Vampyr (Carl Th. Dreyer, 1932) and its influences: The Nightmare by Henry Fuseli, 1791; Death and the Woodcutter by Jean-Francois Millet, 1859; Orpheus Leading Eurydice from the Underworld by Jean-Baptiste-Camille Corot, 1861
Chris Marker, the influential French filmmaker whose career spanned six decades, has died, France’s Culture Ministry confirmed Monday. He was 91.
Chris Marker’s death seems to have occurred on the same date as Bergman and Antonioni’s, dead five years ago today.
Chris Markers large body of work includes the 1962 classic "La Jetee" – an award-winning post-apocalyptic movie that’s often ranked among the best time-travel films ever made.
Set in a post-World War III nuclear-devastated Paris, "La Jetee" tells the story of a prisoner sent to the past and future to save the present. The film was one of the first to use sci-fi notions of circular time and has since spawned a myriad of references.
Who said that time heals all wounds? It would be better to say that time heals everything – except wounds. With time, the hurt of separation loses its real limits. With time, the desired body will soon disappear, and if the desiring body has already ceased to exist for the other, then what remains is a wound, disembodied.
Chris Marker has been credited with inventing the "essay film," a style of documentary popularized by other filmmakers like Jean-Marie Straub, Danielle Huillet, Jean-Luc Godard, Errol Morris and Michael Moore. Despite his long legacy spanning from the early 1950’s, the eccentric filmmaker was still actively working well into his 80’s.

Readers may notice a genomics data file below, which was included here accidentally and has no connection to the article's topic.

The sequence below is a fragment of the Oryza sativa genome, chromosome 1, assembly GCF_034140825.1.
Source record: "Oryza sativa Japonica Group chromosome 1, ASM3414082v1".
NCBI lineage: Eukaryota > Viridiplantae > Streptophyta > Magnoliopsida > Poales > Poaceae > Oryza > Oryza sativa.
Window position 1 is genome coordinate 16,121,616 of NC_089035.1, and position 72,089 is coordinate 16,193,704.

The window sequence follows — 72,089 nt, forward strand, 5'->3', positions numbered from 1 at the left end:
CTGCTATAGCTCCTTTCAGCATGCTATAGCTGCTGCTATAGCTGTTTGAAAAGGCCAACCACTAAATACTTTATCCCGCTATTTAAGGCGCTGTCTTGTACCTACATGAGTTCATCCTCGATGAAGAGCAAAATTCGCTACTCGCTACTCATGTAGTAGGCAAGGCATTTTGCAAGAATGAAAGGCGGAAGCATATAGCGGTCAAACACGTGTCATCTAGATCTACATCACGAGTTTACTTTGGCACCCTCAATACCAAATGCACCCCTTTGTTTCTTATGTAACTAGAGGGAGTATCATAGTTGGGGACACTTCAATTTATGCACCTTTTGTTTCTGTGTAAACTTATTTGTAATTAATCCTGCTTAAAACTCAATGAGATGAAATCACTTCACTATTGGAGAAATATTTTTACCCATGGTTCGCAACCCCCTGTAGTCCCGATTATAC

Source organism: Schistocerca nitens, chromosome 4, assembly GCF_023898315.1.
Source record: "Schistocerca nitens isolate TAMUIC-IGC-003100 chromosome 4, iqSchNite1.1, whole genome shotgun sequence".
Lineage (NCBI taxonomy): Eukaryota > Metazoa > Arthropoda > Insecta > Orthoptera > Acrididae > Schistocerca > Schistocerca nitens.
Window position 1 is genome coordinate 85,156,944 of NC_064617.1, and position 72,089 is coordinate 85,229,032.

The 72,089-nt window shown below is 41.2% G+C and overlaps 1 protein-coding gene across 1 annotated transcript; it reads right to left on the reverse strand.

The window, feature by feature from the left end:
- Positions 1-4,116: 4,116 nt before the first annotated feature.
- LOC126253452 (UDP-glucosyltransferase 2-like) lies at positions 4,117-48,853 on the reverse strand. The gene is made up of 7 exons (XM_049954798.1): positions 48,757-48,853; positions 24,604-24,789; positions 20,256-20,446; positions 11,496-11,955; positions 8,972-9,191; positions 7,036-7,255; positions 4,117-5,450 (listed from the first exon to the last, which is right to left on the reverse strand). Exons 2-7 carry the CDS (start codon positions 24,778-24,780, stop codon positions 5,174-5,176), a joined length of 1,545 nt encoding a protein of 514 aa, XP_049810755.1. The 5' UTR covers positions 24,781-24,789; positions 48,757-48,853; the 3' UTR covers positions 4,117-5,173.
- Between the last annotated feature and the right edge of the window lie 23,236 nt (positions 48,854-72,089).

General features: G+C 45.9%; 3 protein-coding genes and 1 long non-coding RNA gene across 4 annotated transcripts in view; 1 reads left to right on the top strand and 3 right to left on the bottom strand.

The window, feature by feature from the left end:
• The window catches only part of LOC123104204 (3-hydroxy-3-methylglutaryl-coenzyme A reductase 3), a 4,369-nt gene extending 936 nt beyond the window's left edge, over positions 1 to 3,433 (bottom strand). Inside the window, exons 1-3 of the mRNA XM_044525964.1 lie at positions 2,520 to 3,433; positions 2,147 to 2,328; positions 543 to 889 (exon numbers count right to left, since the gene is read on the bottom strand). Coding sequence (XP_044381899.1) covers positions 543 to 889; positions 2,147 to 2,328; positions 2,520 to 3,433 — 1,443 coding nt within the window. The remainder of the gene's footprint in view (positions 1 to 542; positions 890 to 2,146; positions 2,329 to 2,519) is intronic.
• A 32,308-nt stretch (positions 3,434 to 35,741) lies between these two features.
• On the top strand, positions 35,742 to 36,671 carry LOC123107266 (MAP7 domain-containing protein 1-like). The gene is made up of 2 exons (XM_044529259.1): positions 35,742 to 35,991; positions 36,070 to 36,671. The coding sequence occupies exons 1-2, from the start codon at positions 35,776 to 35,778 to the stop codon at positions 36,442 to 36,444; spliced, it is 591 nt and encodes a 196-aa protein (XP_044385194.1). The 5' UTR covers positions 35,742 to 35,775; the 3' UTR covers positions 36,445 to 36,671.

Coming from a fiercely polemical and intellectual political background, Marker experimented with film’s narrative and evocative possibilities in more ways than one. While it is difficult to trace the genealogy of modern cat videos, for instance, his 1990 documentary short "Cat Listening To Music" helped solidify the form.
A noted cat-lover himself, as well as something of a recluse, Marker would rarely allow himself to be interviewed or photographed for the press, offering pictures whenever asked for a photograph.
“I met Rainer Werner again at the Oscars here in Los Angeles in 1980. An unexpected sight, with his bow tie and tuxedo and everything. I’d never seen him like that. It didn’t really suit him. He had heard that I had trouble with Coppola about my film. We were looking down at all this Hollywood hustle and bustle. He put his arm around my shoulder and said: “I know you’re having serious trouble. If you want me to beat Coppola up, just show me where he is.” And he would have. I did my best to keep him away from Coppola. I think he would have punched him right in the nose.” — Wim Wenders